Linda Chavez Lines Her Pockets
When she's not busy trying to destroy unions, Linda Chavez is apprently lining the pockets of her family with "murky" fundraising tactics. Enjoy!
Linda Chavez rose to prominence in the 1980s as a tart-tongued Reagan administration official and candidate for the Senate, eventually becoming a well-known Latina voice on social issues and President Bush's choice to lead the Labor Department. With her conservative celebrity came book deals, a syndicated column, regular appearances on the Fox News Channel -- and a striking but little-known success at political fundraising.
In the years since she was forced to pull her nomination as Bush's labor secretary after admitting payments to an illegal immigrant, Chavez and her immediate family members have used phone banks and direct-mail solicitations to raise tens of millions of dollars, founding several political action committees with bankable names: the Republican Issues Committee, the Latino Alliance, Stop Union Political Abuse and the Pro-Life Campaign Committee. Their solicitations promise direct action in the "fight to save unborn lives," a vigorous struggle against "big labor bosses" and a crippling of "liberal politics in the country."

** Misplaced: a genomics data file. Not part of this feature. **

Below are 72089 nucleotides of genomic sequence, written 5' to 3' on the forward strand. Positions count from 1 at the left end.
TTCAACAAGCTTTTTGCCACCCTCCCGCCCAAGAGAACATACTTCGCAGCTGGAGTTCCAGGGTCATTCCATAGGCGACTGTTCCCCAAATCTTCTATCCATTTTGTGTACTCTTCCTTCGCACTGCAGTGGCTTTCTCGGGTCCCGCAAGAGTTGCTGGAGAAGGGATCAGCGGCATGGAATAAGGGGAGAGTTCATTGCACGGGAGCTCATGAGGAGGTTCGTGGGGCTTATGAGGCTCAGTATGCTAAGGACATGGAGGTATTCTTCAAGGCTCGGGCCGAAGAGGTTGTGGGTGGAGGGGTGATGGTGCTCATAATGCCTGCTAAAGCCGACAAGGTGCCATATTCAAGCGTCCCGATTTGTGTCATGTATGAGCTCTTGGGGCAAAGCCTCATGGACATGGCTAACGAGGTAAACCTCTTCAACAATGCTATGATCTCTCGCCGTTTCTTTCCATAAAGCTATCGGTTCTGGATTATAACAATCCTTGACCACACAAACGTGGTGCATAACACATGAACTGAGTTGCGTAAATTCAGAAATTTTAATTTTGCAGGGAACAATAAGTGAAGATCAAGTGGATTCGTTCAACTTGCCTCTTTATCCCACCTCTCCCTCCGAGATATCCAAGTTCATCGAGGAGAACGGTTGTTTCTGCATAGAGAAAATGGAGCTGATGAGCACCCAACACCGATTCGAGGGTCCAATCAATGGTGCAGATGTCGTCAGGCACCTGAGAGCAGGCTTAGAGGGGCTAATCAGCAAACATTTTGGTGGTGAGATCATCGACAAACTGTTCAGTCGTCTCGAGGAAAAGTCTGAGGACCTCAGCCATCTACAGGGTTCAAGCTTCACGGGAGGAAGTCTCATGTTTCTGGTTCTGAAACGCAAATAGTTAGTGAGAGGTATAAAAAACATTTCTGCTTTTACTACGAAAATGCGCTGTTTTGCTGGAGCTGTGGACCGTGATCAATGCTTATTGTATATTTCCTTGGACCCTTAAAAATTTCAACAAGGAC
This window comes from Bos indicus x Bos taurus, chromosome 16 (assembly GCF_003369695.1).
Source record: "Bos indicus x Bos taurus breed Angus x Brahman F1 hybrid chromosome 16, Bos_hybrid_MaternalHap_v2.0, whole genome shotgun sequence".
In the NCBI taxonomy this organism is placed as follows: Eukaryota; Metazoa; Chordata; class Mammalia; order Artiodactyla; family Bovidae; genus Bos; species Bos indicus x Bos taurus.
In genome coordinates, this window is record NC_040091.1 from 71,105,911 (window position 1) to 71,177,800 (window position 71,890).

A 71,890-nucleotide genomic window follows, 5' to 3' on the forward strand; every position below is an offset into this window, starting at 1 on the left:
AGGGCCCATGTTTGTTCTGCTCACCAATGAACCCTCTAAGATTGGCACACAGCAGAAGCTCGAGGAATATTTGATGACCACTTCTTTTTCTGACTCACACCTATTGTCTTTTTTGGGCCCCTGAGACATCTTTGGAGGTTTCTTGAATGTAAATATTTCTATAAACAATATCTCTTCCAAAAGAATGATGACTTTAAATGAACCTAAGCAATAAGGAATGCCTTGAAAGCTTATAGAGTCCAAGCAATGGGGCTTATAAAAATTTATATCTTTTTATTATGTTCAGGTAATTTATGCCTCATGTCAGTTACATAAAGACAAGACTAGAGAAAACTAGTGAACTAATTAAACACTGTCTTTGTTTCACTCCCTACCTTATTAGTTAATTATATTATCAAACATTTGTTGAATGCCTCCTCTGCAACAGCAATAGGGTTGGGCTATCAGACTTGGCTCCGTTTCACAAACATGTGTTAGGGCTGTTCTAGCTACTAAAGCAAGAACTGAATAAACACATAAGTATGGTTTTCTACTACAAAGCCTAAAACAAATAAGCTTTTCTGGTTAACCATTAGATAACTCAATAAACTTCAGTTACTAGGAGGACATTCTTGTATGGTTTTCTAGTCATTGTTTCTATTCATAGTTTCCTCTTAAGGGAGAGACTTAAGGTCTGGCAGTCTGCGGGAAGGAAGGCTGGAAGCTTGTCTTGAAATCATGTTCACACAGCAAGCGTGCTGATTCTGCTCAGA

That's not where the bulk of the money wound up being spent, however. Of the $24.5 million raised by the PACs from January 2003 to December 2006, $242,000 -- or 1 percent -- was passed on to politicians, according to a Washington Post analysis of federal election reports. The PACs spent even less -- $151,236 -- on independent political activity, such as mailing pamphlets.
Instead, most of the donations were channeled back into new fundraising efforts, and some were used to provide a modest but steady source of income for Chavez and four family members, who served as treasurers and consultants to the committees. Much of the remaining funds went to pay for expenses such as furniture, auto repairs and insurance, and rent for the Sterling office the groups share. Even Chavez's health insurance was paid for a time from political donations.
"I guess you could call it the family business," Chavez said in an interview